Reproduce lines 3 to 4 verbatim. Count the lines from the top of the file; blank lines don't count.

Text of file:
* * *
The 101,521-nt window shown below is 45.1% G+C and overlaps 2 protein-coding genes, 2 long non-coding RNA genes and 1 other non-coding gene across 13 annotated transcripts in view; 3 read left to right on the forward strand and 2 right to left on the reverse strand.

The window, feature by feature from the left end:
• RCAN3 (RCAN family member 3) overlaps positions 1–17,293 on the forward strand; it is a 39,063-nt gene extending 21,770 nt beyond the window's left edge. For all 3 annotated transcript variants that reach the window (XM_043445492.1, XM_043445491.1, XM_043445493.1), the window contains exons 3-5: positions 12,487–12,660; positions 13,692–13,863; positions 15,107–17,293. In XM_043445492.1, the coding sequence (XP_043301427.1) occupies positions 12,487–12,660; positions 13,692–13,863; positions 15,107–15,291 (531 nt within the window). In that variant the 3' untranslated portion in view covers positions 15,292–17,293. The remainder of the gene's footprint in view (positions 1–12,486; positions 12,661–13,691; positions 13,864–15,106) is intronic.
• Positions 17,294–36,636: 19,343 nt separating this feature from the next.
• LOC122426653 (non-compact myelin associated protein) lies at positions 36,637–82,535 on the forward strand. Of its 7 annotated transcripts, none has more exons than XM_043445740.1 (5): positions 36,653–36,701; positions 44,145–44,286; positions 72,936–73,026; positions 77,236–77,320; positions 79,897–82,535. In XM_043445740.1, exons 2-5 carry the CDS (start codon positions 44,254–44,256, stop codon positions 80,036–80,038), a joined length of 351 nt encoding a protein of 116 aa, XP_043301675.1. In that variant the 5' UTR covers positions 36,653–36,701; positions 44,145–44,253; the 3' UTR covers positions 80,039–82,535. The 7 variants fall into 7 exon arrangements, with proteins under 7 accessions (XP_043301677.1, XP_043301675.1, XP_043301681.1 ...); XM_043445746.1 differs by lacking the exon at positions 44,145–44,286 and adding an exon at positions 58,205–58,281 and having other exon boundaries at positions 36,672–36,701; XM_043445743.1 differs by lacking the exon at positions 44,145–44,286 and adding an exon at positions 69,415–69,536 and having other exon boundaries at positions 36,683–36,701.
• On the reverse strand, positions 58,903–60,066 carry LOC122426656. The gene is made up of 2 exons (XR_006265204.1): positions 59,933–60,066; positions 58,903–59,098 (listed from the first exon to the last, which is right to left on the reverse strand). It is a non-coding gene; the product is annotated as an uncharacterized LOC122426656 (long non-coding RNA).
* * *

• RCAN3 (RCAN family member 3) overlaps positions 1–17,293 on the forward strand; it is a 39,063-nt gene extending 21,770 nt beyond the window's left edge. For all 3 annotated transcript variants that reach the window (XM_043445492.1, XM_043445491.1, XM_043445493.1), the window contains exons 3-5: positions 12,487–12,660; positions 13,692–13,863; positions 15,107–17,293. In XM_043445492.1, the coding sequence (XP_043301427.1) occupies positions 12,487–12,660; positions 13,692–13,863; positions 15,107–15,291 (531 nt within the window). In that variant the 3' untranslated portion in view covers positions 15,292–17,293. The remainder of the gene's footprint in view (positions 1–12,486; positions 12,661–13,691; positions 13,864–15,106) is intronic.
• Positions 17,294–36,636: 19,343 nt separating this feature from the next.